Sustaining science in order to achieve success

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We are a culture of obsessed people.

    We care about how many likes our Instagram picture gets, when someone famous breaks up with a significant other, and when the newest iPhone comes out.

    The access to all of this information is at our fingertips thanks to technology. While the rapid development of technology has had major positive impacts on our society, we are not using all the power such advancements have given us to change the right things.

    The reality is our planet is dying.

    Technology gives us a voice to spread awareness for environmental problems and advocate for change. We can talk behind a screen and complain for hours about what people are and aren’t doing, but that doesn’t fix our polluted air and waters, or the reality of a detrimental influx of natural disasters.

    Students are taught to reuse, reduce, recycle from a young age. Although encouraging these behaviors is certainly beneficial, it is not enough to solve the crisis unfolding. Finding a way to lessen the amount of waste humans produce in the first place is essential in saving our earth. In order to do this, our workforce needs more environmental engineers, protection technicians, and conservation scientists to make the change.

    We hear the words “climate change” all the time. We hear about the forest fires out west that leave people dead and without a home. Most of us see it as problems that are not affecting us, so we don’t have to worry about them, but that is not the case. Humans don’t typically take things seriously until they see the consequences of their actions first hand.

     Maryland’s 2018 average rainfall was 72 inches, and that isn’t average at all. Increased rainfall and prolonged heat waves are only a few of the small ways we are being affected on a local level by our Earth’s disease, climate change.

    Our population is growing so rapidly that we are taking advantage of our natural resources. We are building new housing developments and taking down trees to account for that growth. This is not good for humans, and it certainly is not good for any living organisms, animals and plants included.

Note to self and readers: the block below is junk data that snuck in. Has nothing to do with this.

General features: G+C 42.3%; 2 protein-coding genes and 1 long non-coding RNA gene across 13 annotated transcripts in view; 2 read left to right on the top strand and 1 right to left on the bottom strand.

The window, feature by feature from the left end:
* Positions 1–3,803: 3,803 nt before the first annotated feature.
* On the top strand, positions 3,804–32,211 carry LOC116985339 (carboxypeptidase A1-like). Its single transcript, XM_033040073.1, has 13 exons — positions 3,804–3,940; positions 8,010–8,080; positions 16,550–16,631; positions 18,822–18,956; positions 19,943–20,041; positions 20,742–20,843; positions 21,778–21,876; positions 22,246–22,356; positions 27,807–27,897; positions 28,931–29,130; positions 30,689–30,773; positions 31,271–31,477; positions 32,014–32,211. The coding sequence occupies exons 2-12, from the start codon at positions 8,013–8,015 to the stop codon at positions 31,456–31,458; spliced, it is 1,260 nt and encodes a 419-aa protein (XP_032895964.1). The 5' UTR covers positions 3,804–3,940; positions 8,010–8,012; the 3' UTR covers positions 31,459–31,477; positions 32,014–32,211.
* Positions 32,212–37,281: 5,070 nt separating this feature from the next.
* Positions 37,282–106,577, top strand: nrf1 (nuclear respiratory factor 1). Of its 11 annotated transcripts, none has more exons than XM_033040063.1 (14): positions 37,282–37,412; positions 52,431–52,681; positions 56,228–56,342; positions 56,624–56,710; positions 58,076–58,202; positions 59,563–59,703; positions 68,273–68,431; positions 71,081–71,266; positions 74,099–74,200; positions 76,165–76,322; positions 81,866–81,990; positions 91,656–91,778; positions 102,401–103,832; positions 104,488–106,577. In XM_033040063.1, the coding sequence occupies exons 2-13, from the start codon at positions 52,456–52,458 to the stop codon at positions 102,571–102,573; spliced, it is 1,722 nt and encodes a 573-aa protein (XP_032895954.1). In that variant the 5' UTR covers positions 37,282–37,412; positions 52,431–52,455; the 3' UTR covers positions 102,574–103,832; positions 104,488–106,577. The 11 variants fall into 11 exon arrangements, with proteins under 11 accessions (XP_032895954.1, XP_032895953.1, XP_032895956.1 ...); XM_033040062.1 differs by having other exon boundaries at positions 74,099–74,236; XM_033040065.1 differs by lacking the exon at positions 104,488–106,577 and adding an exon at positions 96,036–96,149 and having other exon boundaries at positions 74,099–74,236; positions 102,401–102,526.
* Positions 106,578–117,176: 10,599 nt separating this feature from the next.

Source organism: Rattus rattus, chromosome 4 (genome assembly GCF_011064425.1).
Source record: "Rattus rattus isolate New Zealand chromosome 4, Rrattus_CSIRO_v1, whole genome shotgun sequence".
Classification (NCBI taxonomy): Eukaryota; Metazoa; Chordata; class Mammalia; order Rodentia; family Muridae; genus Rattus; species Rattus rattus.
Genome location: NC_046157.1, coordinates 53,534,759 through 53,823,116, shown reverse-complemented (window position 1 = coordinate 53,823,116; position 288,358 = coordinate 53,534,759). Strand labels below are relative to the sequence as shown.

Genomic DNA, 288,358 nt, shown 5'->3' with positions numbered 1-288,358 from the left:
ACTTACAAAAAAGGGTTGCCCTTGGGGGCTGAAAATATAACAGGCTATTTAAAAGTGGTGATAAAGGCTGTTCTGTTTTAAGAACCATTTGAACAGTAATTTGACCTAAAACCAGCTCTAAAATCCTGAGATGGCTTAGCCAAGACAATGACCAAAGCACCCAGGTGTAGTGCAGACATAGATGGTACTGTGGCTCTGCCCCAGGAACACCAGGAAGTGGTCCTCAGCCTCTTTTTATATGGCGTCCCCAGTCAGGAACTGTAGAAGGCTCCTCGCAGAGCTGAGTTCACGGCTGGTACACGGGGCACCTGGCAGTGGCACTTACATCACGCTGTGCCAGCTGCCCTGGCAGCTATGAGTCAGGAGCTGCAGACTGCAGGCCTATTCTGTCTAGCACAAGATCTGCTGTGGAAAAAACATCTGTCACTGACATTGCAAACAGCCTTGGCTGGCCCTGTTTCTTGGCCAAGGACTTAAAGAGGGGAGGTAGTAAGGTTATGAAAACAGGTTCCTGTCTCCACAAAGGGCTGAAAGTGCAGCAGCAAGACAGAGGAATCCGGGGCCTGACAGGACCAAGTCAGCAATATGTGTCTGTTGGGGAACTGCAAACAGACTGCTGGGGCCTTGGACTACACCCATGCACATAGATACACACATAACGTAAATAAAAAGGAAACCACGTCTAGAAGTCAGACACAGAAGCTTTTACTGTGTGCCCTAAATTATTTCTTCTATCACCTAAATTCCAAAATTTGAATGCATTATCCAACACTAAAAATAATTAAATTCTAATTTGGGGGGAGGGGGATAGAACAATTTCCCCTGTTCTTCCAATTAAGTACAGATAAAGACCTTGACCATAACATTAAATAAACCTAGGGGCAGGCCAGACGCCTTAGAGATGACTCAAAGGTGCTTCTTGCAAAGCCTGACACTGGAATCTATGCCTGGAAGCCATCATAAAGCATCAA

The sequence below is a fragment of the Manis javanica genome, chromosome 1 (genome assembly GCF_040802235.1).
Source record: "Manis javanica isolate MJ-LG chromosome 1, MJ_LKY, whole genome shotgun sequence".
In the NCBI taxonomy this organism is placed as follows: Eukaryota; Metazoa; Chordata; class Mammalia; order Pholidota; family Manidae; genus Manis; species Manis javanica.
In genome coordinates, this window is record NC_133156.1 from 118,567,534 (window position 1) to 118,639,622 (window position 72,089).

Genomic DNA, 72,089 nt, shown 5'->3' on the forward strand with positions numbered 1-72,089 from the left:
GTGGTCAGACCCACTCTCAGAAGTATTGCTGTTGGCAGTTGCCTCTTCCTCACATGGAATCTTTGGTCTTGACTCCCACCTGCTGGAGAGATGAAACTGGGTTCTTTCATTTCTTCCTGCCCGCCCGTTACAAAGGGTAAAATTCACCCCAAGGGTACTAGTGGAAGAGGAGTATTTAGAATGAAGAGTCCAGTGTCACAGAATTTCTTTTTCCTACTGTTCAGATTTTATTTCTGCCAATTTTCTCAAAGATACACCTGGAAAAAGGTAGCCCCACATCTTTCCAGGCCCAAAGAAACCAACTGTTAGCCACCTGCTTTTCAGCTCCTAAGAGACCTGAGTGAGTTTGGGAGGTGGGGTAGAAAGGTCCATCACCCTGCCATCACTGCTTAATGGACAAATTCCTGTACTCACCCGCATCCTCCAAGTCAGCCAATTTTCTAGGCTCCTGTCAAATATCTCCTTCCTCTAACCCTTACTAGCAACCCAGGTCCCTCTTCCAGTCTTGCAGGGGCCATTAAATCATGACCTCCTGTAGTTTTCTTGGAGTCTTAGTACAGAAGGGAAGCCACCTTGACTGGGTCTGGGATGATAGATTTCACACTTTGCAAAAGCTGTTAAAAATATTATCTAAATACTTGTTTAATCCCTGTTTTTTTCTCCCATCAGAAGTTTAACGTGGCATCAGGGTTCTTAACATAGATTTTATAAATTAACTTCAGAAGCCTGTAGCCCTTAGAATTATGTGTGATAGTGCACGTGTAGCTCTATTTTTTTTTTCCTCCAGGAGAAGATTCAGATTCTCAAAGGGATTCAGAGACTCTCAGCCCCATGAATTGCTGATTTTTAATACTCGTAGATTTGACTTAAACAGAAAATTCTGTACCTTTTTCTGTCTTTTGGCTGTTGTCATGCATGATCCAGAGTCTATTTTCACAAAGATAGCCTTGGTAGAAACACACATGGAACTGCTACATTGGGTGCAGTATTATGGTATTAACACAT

Across the world there are species of animals that are becoming severely endangered and extinct as a result of our apathy and ignorance.

   There are about 80 black rhinos left in the world, and Rio’s famous Blue Macaw has gone extinct. Will humans need to be put on the endangered species list before our population starts noticing that our planet doesn’t get a second chance?

   Whether the problem is global warming, air and water pollution, urban sprawl, or waste disposal, we need change, and that begins one person at a time.

    Pursuing a degree in science will give people the confidence to answer questions that society doesn’t know the answers to. “Will the world run out of water?” “Are we going to run out of the natural resources we need to sustain life on earth”?

     What we need are critical thinkers, problem solvers, and leaders to take on the task of handling our Earth’s environmental health. We need people to manage cities, the construction of housing developments, species of plants and animals, to encourage the discovery of alternative resources and materials for long term sustainability. The list is never ending.

   Our generation needs to be environmentally educated and aware so that we can protect National Parks and public lands for many years to come. Keeping our waterways clean so that life can be sustained in the Chesapeake Bay for many years to come is just as important.

   All of these things need to happen so that future generations can enjoy our beautiful planet and the resources we take for granted everyday.

   We need innovation and ingenuity to make our planet sustainable for the future, and that starts with us.

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